Comminution Theory of Superfine Pulverized Coal Based on Fractal


Oct 19, 2016 - E-mail: [email protected] Cite this:Energy Fuels 30, 12, 10244-10252. Abstract. The coal fragmentation and resulting particle si...
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Comminution Theory of Superfine Pulverized Coal Based on Fractal Analysis of aggregate structures Jiaxun Liu, Hai Zhang, and Xiumin Jiang Energy Fuels, Just Accepted Manuscript • DOI: 10.1021/acs.energyfuels.6b02097 • Publication Date (Web): 19 Oct 2016 Downloaded from http://pubs.acs.org on October 24, 2016

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Comminution Theory of Superfine Pulverized Coal Based on Fractal Analysis of aggregate structures Jiaxun Liu, Hai Zhang, Xiumin Jiang ∗ School of Mechanical Engineering, Shanghai Jiao Tong University, Shanghai 200240, China

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Corresponding author. Tel: +86 21 3420 5681. E-mail address: [email protected] (X.M. Jiang) Notes: The authors declare no competing financial interest. 1

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Abstract The coal fragmentation and resulting particle size distribution (PSD) have significant influences on the physical and chemical properties, which play a crucial role in coal conversion and utilization processes. In this paper, a comprehensive comminution theory of superfine pulverized coal was proposed, in combination of particle fracture mechanisms, fractal dimension analysis and energy laws of comminution. The subtle crystalline changes of aggregate structures due to the coal comminution were validated through the synchrotron-based high-resolution X-ray diffraction (HRXRD), and the distribution patterns of submicron aggregate clusters were identified according to the fractal fragmentation theory. Finally, a novel energy dissipation assumption is proposed based on the molecular sliding mechanism, which is suitable for the evaluation of energy consumption of the comminution induced submicron particles. The results here can improve the interpretation and modeling of coal macromolecular networks, and offer a new way for predicting the particle size distribution of grinding products. The findings from this work provides some new insights into the phenomena of limit fineness of mechanical comminution from a molecular level perspective, which is helpful for the development of fragmentation methodology and equipment in the field of ultrafine grinding.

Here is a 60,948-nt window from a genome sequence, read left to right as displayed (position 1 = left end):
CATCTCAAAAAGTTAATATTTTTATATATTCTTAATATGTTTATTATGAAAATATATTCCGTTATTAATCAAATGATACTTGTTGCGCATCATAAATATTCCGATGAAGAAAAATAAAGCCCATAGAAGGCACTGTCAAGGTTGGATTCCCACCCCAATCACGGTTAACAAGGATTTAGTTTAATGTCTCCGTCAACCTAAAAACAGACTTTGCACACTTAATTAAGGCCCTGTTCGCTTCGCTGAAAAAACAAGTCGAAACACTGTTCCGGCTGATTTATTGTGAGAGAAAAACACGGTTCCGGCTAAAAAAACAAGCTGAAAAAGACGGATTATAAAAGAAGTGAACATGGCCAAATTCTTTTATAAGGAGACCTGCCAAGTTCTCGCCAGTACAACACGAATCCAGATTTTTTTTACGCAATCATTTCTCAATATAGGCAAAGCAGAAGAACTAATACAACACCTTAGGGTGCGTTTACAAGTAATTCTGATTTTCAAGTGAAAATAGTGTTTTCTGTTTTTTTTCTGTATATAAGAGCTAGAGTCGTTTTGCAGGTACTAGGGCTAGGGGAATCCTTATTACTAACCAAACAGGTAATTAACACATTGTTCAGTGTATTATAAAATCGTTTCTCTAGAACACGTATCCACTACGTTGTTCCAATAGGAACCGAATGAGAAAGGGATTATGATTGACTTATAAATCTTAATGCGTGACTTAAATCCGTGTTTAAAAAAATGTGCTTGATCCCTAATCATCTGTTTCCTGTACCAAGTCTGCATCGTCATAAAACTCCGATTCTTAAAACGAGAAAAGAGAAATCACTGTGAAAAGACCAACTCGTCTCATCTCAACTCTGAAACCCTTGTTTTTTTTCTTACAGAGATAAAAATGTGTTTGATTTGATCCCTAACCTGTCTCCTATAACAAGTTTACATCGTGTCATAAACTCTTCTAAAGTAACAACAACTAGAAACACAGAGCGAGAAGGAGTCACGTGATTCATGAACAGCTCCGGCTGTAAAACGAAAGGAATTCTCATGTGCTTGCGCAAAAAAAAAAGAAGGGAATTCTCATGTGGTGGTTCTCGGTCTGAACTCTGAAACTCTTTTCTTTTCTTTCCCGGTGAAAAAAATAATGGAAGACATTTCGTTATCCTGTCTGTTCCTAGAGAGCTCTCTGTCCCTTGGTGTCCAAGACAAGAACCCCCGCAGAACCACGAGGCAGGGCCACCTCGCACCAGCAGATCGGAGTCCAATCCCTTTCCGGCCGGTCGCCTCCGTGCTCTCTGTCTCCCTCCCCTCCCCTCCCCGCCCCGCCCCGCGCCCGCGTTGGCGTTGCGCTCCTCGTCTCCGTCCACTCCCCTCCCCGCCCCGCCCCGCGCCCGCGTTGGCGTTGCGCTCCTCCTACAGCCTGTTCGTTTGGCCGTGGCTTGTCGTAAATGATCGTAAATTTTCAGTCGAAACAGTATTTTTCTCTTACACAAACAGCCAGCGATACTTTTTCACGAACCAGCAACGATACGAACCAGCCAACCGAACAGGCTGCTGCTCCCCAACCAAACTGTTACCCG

1. Introduction China becomes the largest coal importer and producer around the world, and faces serious energy-saving and emission-reduction issues associated with coal utilization. As a result, the development of clean and efficient coal conversion technologies becomes urgent. Superfine pulverized coal as a new coal utilization technology, has attracted much interest recently due to its advantages on the combustion performance.

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In addition, it can also provide a novel way to reduce the pollutant 2

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emissions,1 and a number of studies have since been performed on the NO reduction in air/fuel staged5-8 and O2/CO2 combustion.9,10 A better understanding of these laboratory and industrial applications can be guided by a legible description of the fragmentation mechanism due to the important size effect on the ignition and combustion process.11-13 The importance of coal fragmentation is not limited to the influence on the physical characteristics (e.g., mechanical, adsorption, wetting, and permeation properties) and the chemical reactivity (e.g., rate of reaction), but also determines the coal conversion and utilization processes such as dehydration, carbonization, pyrolysis, gasification, and combustion. The coal particle size distribution is a key factor in ensuring the stable and high efficiency of industrial performance, due to its direct association with the heat/mass transfer rates. Therefore, it is of great interest to acquire the knowledge about the comminution mechanism as well as the particle size distribution features as much as possible. Unfortunately, the superfine pulverized coal is a heterogeneous carbonaceous material with complex and irregular particle morphology, containing diverse organic elements and inorganic mineral impurities. This irregularity and disorder are recognized as the huge obscure for the application of traditional Euclidean geometry because of its inherent limitations.14 The fractal theory relying on the idea of self-similarity is an intrinsic and quantitative description of the geometrical properties of irregular settings or fragments.15 For recent years, it has been generalized in many fields including mechanics, soil, and energy and environment science, etc.16-20 Numerous researchers have reported that the micropore structure, surface morphology, and particle size distribution of coal can be analyzed by fractal geometry. Johnston et al.21 informed that the fractal analysis of small angle X-ray scattering (SAXS) data was a useful approach to describe the pore surfaces of Victorian brown coal. The potential of fractal analysis in helping understand the textural